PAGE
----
From the coolness of the east coast the Pranksters went by way of Calgary, Alberta to the hot tubs of the Esalen Institute in Big Sur, California. The Pranksters were back in La Honda by the end of August 1964 after having spent about $70,000 dollars and after having exposed some 50 hours of 16mm film and after having recorded endless hours of audio tape. The plan was to make a movie out of the recorded experience. But instead of making the movie the next Prankster project was to be the staging of the "acid tests."

The Art of Performing Acid Tests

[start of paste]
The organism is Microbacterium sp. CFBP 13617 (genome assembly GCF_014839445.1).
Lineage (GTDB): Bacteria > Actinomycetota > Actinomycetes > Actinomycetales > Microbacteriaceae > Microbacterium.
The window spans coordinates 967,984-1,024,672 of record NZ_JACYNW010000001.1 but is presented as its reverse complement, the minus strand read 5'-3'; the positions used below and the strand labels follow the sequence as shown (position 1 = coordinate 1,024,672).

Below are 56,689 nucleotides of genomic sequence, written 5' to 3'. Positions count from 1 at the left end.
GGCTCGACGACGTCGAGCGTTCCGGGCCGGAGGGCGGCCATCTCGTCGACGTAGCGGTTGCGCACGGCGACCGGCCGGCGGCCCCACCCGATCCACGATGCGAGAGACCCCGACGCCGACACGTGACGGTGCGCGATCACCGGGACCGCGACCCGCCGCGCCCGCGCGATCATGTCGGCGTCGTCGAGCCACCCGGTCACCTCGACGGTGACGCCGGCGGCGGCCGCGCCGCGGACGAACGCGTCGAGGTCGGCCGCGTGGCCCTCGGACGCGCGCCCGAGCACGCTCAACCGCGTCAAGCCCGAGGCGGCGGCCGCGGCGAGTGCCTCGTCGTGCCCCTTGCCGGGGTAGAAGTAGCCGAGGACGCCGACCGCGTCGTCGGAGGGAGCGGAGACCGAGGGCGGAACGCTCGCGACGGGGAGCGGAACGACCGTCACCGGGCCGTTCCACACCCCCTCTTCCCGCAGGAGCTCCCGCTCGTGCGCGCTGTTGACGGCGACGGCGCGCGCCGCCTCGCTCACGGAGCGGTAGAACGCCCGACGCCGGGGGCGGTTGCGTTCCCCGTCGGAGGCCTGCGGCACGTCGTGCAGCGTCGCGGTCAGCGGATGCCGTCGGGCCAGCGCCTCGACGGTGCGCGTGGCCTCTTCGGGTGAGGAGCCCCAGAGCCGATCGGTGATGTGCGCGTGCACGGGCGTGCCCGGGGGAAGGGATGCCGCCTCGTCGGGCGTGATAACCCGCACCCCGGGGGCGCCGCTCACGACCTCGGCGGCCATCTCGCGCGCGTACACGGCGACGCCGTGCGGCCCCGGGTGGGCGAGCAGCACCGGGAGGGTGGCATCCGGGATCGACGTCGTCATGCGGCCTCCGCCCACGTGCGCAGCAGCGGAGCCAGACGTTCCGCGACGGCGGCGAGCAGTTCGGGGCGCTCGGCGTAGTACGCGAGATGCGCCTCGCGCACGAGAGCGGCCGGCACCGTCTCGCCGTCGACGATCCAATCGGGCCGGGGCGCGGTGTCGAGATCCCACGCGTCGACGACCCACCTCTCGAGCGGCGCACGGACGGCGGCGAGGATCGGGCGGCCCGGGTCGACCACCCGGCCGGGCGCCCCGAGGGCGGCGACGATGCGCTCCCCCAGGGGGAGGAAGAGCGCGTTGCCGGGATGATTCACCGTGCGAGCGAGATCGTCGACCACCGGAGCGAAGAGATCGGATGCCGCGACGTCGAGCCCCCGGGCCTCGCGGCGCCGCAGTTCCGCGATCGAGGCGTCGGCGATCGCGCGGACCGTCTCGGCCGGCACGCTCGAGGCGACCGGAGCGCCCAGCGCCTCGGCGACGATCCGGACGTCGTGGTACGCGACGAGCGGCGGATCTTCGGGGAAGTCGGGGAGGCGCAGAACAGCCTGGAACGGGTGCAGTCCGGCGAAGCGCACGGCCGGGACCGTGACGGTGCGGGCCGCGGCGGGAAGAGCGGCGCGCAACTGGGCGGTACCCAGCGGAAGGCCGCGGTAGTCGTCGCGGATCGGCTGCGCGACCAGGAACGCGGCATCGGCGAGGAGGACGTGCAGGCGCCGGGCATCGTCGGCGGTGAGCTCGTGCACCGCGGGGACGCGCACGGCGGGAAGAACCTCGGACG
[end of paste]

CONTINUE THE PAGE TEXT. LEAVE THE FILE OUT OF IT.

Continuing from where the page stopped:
The "acid test" was Kesey's fourth contribution to the culture. The concept of the test grew out of what was happening at La Honda, the Pranksters' headquarters. In addition to taking LSD trips participants describe a free-form encounter-group atmosphere. For example, there was the "Power Game", described by Prankster Lee Quarnstrom: "We had this spinner that would be spun around and whoever it pointed to would get all the power for the next half-hour. They could use it or abuse it...It was a particular high to have twenty people staring into your eyes for thirty minutes. It was Kesey's way of being psychedelic without drugs." But most of the psychodramas were LSD-inspired. A typical trip took between eight and twelve hours and a commitment to expect the unexpected. The scene at La Honda attracted so many people that a larger physical space was necessary. The first public acid test occurred in November 1965 at "The Spread", Ken Babb's 400-acre ranch in Soquel, outside of San Jose. Over the next year approximately 15 acid tests were held in various venues. Having garnered the attention of the popular media the acid tests may have hastened the California's decision to make LSD illegal on October 6, 1966.